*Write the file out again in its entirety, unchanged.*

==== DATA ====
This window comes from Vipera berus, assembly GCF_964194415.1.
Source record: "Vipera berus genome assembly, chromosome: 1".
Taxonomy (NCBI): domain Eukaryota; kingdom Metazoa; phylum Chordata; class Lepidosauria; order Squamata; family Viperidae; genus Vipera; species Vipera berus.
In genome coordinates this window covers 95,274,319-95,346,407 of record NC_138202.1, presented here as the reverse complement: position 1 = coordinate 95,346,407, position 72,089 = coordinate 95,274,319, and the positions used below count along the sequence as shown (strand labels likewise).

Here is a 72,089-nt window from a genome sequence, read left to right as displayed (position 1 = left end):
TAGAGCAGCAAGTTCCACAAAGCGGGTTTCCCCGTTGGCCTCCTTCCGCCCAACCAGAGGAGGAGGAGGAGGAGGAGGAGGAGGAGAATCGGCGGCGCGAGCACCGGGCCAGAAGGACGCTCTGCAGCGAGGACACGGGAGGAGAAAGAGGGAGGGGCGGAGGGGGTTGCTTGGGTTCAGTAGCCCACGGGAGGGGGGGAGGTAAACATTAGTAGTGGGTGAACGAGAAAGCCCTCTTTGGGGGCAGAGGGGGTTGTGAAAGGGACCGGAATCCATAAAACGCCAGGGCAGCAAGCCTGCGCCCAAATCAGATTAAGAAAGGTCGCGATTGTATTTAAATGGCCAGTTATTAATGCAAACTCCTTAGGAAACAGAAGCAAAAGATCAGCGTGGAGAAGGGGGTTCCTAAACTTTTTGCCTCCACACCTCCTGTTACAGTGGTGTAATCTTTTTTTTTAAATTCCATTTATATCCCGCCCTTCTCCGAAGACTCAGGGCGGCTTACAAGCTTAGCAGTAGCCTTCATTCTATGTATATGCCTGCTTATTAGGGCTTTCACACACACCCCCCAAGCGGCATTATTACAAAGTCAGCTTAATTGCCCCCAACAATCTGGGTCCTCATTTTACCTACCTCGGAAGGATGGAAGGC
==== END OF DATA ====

This window comes from Vipera berus, assembly GCF_964194415.1.
Source record: "Vipera berus genome assembly, chromosome: 1".
Taxonomy (NCBI): domain Eukaryota; kingdom Metazoa; phylum Chordata; class Lepidosauria; order Squamata; family Viperidae; genus Vipera; species Vipera berus.
In genome coordinates this window covers 95,274,319-95,346,407 of record NC_138202.1, presented here as the reverse complement: position 1 = coordinate 95,346,407, position 72,089 = coordinate 95,274,319, and the positions used below count along the sequence as shown (strand labels likewise).

Here is a 72,089-nt window from a genome sequence, read left to right as displayed (position 1 = left end):
TAGAGCAGCAAGTTCCACAAAGCGGGTTTCCCCGTTGGCCTCCTTCCGCCCAACCAGAGGAGGAGGAGGAGGAGGAGGAGGAGGAGAATCGGCGGCGCGAGCACCGGGCCAGAAGGACGCTCTGCAGCGAGGACACGGGAGGAGAAAGAGGGAGGGGCGGAGGGGGTTGCTTGGGTTCAGTAGCCCACGGGAGGGGGGGAGGTAAACATTAGTAGTGGGTGAACGAGAAAGCCCTCTTTGGGGGCAGAGGGGGTTGTGAAAGGGACCGGAATCCATAAAACGCCAGGGCAGCAAGCCTGCGCCCAAATCAGATTAAGAAAGGTCGCGATTGTATTTAAATGGCCAGTTATTAATGCAAACTCCTTAGGAAACAGAAGCAAAAGATCAGCGTGGAGAAGGGGGTTCCTAAACTTTTTGCCTCCACACCTCCTGTTACAGTGGTGTAATCTTTTTTTTTAAATTCCATTTATATCCCGCCCTTCTCCGAAGACTCAGGGCGGCTTACAAGCTTAGCAGTAGCCTTCATTCTATGTATATGCCTGCTTATTAGGGCTTTCACACACACCCCCCAAGCGGCATTATTACAAAGTCAGCTTAATTGCCCCCAACAATCTGGGTCCTCATTTTACCTACCTCGGAAGGATGGAAGGC